Using Routine Rehearsals to Transform Teaching Practices. This session grew out of a working hypothesis we have, namely that teaching students to think and reason mathematically means, for many teachers, taking up new teaching practices. Additionally, we think that helping teachers expand their repertoire of instructional moves means expanding our professional learning practices to include lesson rehearsal. We think providing teachers with regular opportunities to try, rethink, and retry new teaching moves in-the-moment is an effective way to build new teaching muscles. Because instructional routines are designed to be repeated, in our opinion, they are the perfect rehearsal vehicles for developing new teaching practices.

We were lucky to have Nataliya Paquette, Sonja Kuokannen, and Donna Sorilla from Lexington Public Schools join us in presenting this session. Nataliya and Sonja rehearsed live, in real-time, during the session so that participants could experience a rehearsal first hand. All three talked about their experience leading rehearsals with the teachers in their district. Participant reflections underscored the power of rehearsals. In particular they pointed to the value of trying out new moves and having “do overs” outside of the classroom, so that students were not negatively impacted when teachers tried out a new move. Several participants raised the issue of trust and questioned what it would take to build a culture where teachers felt safe rehearsing. Others remarked that the coach’s role was not evaluative or judgmental, but rather to keep the rehearsal focused on the teacher learning goal, and provide space and structures for the rehearsant (as well as the other teachers in the rehearsal) to pause, consider alternative moves, select one, and try it. Many participants noted the value of having only the coach and rehearsant ‘stop action’ during the rehearsal to avoid all of the participants weighing in and overloading the rehearsant with a high volume of wide ranging feedback. Finally, folks underscored the importance of having a teacher practice goal to focus the rehearsal.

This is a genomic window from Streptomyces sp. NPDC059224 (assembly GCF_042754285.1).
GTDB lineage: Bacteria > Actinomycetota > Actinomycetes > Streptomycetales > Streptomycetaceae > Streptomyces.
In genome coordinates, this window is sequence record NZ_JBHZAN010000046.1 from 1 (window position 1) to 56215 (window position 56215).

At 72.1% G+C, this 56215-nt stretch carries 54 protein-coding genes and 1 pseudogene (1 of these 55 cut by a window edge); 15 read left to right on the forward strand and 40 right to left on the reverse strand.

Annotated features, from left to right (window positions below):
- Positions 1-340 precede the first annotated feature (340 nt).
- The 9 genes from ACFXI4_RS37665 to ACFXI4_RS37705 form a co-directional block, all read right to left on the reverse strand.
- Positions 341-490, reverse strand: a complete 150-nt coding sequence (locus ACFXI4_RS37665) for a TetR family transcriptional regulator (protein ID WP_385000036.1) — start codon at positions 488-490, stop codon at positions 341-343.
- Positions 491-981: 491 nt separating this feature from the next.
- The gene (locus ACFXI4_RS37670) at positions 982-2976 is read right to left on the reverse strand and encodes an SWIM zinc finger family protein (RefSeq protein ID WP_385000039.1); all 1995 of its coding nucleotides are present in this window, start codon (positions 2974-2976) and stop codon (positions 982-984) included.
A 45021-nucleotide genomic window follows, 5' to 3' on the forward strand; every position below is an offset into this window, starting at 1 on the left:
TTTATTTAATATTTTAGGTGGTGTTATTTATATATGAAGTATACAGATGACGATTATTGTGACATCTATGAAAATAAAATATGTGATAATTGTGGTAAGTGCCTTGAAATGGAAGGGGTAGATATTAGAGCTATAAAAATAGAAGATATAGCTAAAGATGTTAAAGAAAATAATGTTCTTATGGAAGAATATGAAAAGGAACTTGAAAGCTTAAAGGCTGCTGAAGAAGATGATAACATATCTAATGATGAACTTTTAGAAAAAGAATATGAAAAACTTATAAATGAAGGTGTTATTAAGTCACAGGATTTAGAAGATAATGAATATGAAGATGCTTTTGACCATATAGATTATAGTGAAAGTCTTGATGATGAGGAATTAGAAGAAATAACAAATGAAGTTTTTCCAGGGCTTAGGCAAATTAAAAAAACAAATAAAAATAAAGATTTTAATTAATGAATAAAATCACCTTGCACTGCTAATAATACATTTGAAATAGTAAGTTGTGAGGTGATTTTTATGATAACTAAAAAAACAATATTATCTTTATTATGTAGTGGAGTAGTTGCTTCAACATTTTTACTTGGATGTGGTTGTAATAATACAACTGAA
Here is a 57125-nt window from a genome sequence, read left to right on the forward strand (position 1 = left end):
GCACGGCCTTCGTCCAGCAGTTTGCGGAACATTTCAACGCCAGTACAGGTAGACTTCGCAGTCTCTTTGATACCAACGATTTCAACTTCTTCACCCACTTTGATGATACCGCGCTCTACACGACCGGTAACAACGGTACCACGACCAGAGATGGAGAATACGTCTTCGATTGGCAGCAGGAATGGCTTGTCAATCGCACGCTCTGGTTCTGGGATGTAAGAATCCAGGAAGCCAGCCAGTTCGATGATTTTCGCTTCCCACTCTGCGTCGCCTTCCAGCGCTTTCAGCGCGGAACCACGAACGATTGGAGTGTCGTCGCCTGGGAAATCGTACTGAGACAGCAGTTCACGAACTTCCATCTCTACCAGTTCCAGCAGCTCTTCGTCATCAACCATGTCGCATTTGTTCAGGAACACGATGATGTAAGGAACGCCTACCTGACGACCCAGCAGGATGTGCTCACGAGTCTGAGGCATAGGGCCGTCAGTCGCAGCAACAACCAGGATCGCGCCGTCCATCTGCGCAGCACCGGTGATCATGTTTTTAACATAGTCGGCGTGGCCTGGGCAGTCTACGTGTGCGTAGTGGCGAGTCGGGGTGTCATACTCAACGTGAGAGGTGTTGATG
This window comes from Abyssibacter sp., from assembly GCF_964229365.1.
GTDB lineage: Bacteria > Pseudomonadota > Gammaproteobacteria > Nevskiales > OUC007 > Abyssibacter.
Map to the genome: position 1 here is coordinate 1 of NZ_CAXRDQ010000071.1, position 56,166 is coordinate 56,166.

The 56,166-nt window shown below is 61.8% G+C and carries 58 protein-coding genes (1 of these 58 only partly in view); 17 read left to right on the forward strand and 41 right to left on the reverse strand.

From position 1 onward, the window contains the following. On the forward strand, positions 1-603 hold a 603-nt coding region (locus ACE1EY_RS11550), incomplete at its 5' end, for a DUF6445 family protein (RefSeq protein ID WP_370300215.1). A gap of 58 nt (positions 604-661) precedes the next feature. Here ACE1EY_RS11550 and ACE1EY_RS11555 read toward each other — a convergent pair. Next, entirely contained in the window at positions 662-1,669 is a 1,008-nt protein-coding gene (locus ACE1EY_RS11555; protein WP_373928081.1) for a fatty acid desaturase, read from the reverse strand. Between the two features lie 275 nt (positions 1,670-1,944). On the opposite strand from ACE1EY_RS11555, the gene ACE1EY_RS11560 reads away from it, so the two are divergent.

We test-drove a draft rehearsal planner for the coach and left thinking it should be revised to include, among other things, “ask yourself questions” for the coach.

Here are the powerpoints from the session. They include a rationale for rehearsing through instructional routines and the rehearsal planner the coach completed in preparation for the live rehearsal during the session. We would love to hear your reaction to the draft rational!

Coaching so it sticks: leveraging instructional routines to develop math teaching practices We have a hunch that there needs to be some coaching shifts in order to support significant and long lasting change in teacher practice. This is based on the work we have been doing with teachers planning for and rehearsing instructional routines, and then coaching in-the-moment when teachers are using the routines.  Our line of reasoning goes something like this…